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WIPO Arbitration and Mediation Center
ADMINISTRATIVE PANEL DECISION
Wal-Mart Stores, Inc. v. Michael Horton
Case No. D2003-0631
1. The Parties
The Complainant is Wal-Mart Stores, Inc. of Bentonville, Arkansas, United States of America, represented by Venable, Baetjer, Howard & Civiletti, LLP, United States of America.
The Respondent is Michael Horton, Boogy Pop Communications of Altus, Oklahoma, United States of America.
2. The Domain Name and Registrar
The disputed domain name <shopwal-mart.com> is registered with 1stDomain.Net a division of G+D International LLC.
3. Procedural History
The Complaint was filed with the WIPO Arbitration and Mediation Center (the "Center")
on August 13, 2003. On August 14, 2003, the Center transmitted
by e-mail to 1stDomain.Net a division of G+D International LLC a request for
registrar verification in connection with the domain name at issue. On August 25, 2003,
1stDomain.Net a division of G+D International LLC transmitted by e-mail to the
Center its verification response confirming that the Respondent is listed as
the registrant and providing the contact details for the administrative, billing,
and technical contact. The Center verified that the Complaint satisfied the
formal requirements of the Uniform Domain Name Dispute Resolution Policy (the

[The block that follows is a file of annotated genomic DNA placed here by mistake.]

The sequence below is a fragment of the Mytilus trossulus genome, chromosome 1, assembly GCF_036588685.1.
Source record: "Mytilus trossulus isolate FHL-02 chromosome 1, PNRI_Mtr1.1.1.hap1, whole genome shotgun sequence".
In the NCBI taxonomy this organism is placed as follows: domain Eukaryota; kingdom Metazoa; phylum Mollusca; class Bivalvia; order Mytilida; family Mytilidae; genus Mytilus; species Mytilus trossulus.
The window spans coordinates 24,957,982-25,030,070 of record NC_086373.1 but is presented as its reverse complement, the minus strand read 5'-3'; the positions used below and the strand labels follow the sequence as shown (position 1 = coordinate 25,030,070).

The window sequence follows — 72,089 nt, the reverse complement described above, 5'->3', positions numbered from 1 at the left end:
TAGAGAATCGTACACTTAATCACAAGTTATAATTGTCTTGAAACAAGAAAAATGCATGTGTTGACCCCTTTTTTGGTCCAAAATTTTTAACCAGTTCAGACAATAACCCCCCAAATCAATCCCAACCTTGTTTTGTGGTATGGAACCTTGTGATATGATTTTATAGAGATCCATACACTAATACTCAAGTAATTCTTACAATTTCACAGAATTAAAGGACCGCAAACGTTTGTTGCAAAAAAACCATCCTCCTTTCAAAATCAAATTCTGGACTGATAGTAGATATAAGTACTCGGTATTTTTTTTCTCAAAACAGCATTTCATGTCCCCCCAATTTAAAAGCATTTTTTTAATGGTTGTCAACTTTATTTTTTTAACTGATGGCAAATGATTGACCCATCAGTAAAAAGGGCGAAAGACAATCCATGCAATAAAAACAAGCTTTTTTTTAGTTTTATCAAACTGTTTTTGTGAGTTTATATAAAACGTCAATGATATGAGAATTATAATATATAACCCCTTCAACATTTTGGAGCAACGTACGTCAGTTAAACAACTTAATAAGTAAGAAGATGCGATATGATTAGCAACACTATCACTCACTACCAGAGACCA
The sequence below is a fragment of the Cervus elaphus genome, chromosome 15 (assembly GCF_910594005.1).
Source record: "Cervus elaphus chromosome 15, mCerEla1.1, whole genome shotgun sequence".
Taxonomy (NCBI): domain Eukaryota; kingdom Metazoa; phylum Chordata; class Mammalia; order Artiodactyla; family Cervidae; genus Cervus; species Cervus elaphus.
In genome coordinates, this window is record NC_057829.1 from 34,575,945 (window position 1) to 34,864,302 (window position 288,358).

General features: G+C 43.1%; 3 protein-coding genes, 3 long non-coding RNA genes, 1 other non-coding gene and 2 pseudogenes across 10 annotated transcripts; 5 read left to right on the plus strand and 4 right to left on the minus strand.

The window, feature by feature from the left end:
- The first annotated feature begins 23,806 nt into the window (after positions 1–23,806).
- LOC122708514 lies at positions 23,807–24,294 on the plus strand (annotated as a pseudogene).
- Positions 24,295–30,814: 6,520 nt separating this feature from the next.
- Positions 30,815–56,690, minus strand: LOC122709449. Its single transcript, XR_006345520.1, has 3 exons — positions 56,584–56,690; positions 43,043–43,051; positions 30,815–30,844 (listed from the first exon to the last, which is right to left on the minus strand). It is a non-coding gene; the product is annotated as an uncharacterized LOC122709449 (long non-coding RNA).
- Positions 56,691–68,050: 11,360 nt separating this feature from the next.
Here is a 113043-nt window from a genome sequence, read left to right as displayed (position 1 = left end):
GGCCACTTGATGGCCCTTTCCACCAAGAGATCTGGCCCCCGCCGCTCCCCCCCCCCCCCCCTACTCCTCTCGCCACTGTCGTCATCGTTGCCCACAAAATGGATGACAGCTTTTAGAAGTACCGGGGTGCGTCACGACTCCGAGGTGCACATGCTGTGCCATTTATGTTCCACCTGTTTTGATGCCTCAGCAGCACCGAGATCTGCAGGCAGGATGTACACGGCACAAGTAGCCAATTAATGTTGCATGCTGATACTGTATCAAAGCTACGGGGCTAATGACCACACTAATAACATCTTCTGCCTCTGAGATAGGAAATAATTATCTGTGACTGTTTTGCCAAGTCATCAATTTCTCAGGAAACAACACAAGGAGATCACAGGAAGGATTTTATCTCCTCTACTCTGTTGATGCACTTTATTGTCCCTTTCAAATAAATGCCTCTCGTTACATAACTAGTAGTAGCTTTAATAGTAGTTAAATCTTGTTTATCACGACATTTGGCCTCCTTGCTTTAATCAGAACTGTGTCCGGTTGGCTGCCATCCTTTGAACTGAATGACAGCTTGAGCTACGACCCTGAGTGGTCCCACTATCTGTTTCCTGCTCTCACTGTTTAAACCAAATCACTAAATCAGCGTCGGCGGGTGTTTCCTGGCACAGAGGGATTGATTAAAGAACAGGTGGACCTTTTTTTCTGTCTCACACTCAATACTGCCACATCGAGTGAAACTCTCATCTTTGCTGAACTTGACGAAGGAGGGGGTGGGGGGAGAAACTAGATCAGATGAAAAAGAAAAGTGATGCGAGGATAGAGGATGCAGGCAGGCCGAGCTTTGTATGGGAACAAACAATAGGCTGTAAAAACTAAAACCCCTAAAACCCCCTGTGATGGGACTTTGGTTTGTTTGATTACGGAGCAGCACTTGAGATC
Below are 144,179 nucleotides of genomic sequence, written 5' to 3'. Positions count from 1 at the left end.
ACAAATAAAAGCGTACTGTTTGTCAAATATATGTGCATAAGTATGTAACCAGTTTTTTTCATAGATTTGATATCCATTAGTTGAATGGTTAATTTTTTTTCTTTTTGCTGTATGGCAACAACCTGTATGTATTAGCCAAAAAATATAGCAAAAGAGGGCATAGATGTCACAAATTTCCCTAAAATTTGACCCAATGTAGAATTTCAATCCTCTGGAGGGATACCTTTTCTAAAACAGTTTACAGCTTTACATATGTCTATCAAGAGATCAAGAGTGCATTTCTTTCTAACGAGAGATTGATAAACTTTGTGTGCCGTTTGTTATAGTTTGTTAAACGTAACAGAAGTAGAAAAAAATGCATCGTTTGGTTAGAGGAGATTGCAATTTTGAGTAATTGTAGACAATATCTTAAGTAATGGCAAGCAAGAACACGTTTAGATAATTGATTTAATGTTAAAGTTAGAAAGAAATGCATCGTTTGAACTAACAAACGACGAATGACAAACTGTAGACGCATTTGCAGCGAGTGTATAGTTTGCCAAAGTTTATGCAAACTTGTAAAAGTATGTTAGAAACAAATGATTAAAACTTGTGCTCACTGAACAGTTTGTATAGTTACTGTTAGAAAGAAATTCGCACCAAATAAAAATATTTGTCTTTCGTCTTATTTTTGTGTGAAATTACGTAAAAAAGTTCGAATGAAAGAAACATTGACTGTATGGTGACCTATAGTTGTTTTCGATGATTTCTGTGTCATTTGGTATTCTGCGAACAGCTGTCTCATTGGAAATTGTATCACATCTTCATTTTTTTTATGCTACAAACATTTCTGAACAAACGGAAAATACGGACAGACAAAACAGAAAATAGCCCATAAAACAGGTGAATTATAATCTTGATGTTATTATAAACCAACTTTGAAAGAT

"Policy"), the Rules for Uniform Domain Name Dispute Resolution Policy
(the "Rules"), and the WIPO Supplemental Rules for Uniform Domain
Name Dispute Resolution Policy (the "Supplemental Rules").
In accordance with the Rules, paragraphs 2(a) and 4(a), the Center formally
notified the Respondent of the Complaint, and the proceedings commenced on August 26, 2003.
In accordance with the Rules, paragraph 5(a), the due date for Response
was September 15, 2003. The Respondent did not submit any response.
Accordingly, the Center notified the Respondent’s default on September 17, 2003.
The Center appointed Andrew Mansfield as the sole panelist in this matter on
October 13, 2003. The Panel finds that it was properly constituted.
The Panel has submitted the Statement of Acceptance and Declaration of Impartiality
and Independence, as required by the Center to ensure compliance with the Rules,
4. Factual Background
This complaint is based on Complainant’s service mark, WAL-MART, and trade
name WAL-MART. Wal-Mart’s WAL-MART service mark was registered on July 20, 1993
in the United States, Registration Number 1,783,039.
Respondent registered the domain name on June 23, 2003. On June 26, 2003,
Respondent sent an e-mail to Complainant stating that the domain name would
be auctioned to the highest bidder.
5. Parties’ Contentions
Complainant is the world’s largest retailer. Complainant owns the famous service
mark WAL-MART for retail services in a large number of countries including the
United States -- Registration Number 1,783,039, registered July 20, 1993,
for the mark WAL-MART for use in retail department store services (U.S. 101).
Complainant asserts that the domain name should be transferred to Complainant
because the domain name is confusingly similar to its WAL-MART mark. Complainant